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The ERG Movement Model Framework


Before exploring the ERG Movement Model (ERGs 2.0) in detail, it is important to first understand the current state of Employee Resource Groups (ERGs) and how ERG programs have evolved to reach this point. It is also essential to clarify the definition of an ERG, which is a voluntary, employee-led, company-sponsored community of employees who share a common trait that makes them underrepresented, marginalized, or disadvantaged in the workplace. 

ERGs may also be referred to as Employee Networks, Affinity Groups, Inclusion Groups, and Business Resource Groups (BRGs), among other terms. Some organizations choose to deviate from the traditional name of Employee Resource Group as part of their diversity and inclusion strategy, while others may alter the name to reflect the maturity level of their ERG program. However, as part of The ERG Movement, all of these groups will be referred to simply as Employee Resource Groups (and it is encouraged that others do the same).


The History of ERGs

Employee Resource Groups (ERGs) have their roots in the Civil Rights Movement of the 1960s in the United States. Joseph Wilson, the CEO of Xerox at the time, is credited with working with Black Xerox employees to establish the Black Employee Caucus in 1970, and other major corporations followed suit by launching similar groups, such as Hewlett-Packard's Gay and Lesbian Employee Network (GLEN) in 1978.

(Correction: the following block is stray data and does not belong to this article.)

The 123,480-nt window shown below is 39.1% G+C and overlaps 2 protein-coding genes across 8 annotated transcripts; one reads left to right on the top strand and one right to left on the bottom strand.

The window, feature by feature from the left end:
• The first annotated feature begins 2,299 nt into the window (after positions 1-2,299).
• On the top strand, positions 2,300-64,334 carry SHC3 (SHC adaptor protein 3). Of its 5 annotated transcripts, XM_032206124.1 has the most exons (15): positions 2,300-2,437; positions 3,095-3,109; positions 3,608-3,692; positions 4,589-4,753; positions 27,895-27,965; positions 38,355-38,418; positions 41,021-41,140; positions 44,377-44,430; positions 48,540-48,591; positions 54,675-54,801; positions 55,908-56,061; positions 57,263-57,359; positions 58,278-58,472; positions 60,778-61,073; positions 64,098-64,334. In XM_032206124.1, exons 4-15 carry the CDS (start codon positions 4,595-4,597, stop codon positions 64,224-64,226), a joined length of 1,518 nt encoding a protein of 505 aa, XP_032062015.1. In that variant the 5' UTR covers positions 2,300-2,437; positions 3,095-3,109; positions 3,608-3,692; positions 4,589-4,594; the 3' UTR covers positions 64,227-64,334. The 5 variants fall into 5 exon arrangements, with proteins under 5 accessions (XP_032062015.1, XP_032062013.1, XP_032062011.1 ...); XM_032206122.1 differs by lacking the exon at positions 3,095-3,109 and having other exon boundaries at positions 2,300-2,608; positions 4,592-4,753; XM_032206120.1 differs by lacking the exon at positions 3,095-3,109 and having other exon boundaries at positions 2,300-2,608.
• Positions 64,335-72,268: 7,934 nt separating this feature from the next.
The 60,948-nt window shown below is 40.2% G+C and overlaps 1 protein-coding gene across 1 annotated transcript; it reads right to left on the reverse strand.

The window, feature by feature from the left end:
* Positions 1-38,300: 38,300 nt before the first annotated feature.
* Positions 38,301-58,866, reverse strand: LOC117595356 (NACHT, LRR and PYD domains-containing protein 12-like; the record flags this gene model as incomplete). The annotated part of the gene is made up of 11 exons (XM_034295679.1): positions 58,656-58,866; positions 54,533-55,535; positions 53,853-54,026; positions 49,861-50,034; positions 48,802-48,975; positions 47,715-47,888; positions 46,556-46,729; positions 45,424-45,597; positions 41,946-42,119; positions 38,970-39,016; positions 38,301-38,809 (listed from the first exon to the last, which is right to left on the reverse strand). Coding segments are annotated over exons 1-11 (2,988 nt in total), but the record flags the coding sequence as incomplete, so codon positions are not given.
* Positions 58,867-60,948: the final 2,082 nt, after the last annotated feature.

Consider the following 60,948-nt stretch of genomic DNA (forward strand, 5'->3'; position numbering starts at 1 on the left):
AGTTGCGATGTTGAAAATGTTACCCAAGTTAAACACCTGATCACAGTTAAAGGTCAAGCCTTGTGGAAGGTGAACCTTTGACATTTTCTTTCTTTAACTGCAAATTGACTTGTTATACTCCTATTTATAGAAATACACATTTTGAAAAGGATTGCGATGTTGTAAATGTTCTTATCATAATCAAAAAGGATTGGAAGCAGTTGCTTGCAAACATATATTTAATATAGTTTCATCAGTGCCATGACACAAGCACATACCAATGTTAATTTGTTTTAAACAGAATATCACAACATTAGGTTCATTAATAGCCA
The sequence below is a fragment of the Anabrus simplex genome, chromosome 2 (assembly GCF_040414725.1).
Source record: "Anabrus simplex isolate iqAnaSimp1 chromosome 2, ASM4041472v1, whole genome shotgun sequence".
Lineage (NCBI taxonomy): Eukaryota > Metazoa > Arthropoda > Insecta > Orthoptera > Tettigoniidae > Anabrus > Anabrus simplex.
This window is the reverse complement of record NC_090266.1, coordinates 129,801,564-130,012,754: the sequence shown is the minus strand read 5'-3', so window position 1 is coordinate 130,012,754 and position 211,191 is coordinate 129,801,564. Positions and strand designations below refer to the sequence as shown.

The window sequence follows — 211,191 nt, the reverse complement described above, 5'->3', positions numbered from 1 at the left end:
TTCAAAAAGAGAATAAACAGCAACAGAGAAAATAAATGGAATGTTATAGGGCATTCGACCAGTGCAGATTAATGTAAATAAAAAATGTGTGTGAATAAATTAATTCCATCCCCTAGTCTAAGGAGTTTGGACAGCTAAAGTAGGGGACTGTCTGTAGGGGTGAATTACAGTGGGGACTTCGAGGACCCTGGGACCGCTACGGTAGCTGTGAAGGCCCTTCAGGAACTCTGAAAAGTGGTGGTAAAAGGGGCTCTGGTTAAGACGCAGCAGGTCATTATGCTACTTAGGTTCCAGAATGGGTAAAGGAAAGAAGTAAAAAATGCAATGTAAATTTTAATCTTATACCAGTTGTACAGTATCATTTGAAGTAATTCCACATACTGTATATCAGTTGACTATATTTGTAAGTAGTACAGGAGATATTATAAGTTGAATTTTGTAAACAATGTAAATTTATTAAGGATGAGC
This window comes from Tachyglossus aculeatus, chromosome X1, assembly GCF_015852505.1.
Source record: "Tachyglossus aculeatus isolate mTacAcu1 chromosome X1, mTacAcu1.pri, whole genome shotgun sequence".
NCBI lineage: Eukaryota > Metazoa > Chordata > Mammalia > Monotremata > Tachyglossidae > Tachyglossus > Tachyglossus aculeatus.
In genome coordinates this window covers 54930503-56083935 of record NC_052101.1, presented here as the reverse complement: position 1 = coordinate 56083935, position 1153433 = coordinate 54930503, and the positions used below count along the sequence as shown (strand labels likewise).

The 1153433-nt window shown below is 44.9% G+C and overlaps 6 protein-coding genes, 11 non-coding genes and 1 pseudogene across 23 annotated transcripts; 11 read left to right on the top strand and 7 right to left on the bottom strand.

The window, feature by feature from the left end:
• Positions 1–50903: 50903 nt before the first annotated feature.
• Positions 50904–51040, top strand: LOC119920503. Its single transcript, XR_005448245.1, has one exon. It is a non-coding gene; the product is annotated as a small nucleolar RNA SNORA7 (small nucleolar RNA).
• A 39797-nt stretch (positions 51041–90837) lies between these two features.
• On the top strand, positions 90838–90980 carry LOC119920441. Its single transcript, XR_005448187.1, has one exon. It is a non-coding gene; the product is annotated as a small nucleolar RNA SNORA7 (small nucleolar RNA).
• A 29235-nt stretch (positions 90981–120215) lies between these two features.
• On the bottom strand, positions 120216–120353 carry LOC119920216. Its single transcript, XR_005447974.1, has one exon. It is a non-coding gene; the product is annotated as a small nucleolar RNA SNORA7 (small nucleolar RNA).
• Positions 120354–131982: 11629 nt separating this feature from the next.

Throughout the 1970s and the remainder of the 20th century, ERGs for a variety of identities continued to be established and became standard practice for many major companies. In addition to original ERGs based on race, gender orientation, and sexual identity, ERGs for individuals with disabilities, parents and caregivers, age/experience, and even religious groups emerged. By 2007, it is estimated that 90% of Fortune 500 companies had established ERGs.

The Beginning of ERGs 2.0

The #MeToo Movement of 2017, which shed light on issues of rape, sexual assault, and harassment and went viral on social media, provided a boost to Employee Resource Groups (ERGs). This movement enabled many corporate employees to have conversations about previously taboo topics in the workplace, and it spurred many women around the world to advocate for gender equality in the workplace. As a result, there was a surge in the formation and activity of women's ERGs. However, the impact of the #MeToo Movement paled in comparison to the viral nature of ERGs in 2020, when two major events transformed the workplace and diversity landscape. 

The COVID-19 pandemic, which began in March 2020 and resulted in a shift towards remote work for many organizations, created a need for ways to keep employees engaged and connected. ERGs, with their existing voluntary leaders and focus on community, suddenly became a valuable resource for companies seeking to foster a sense of belonging among their employees. In addition, the murder of George Floyd in May 2020 and the subsequent #BlackLivesMatter Movement prompted corporations in all industries to demonstrate their support for the Black community and other underrepresented groups in the workplace.


In response to the strong show of support from their employees, many companies quickly took action in the summer of 2020, launching marketing campaigns, issuing internal statements, and establishing Employee Resource Groups. The prevalence of companies with ERGs spread rapidly during this time.

The State of ERGs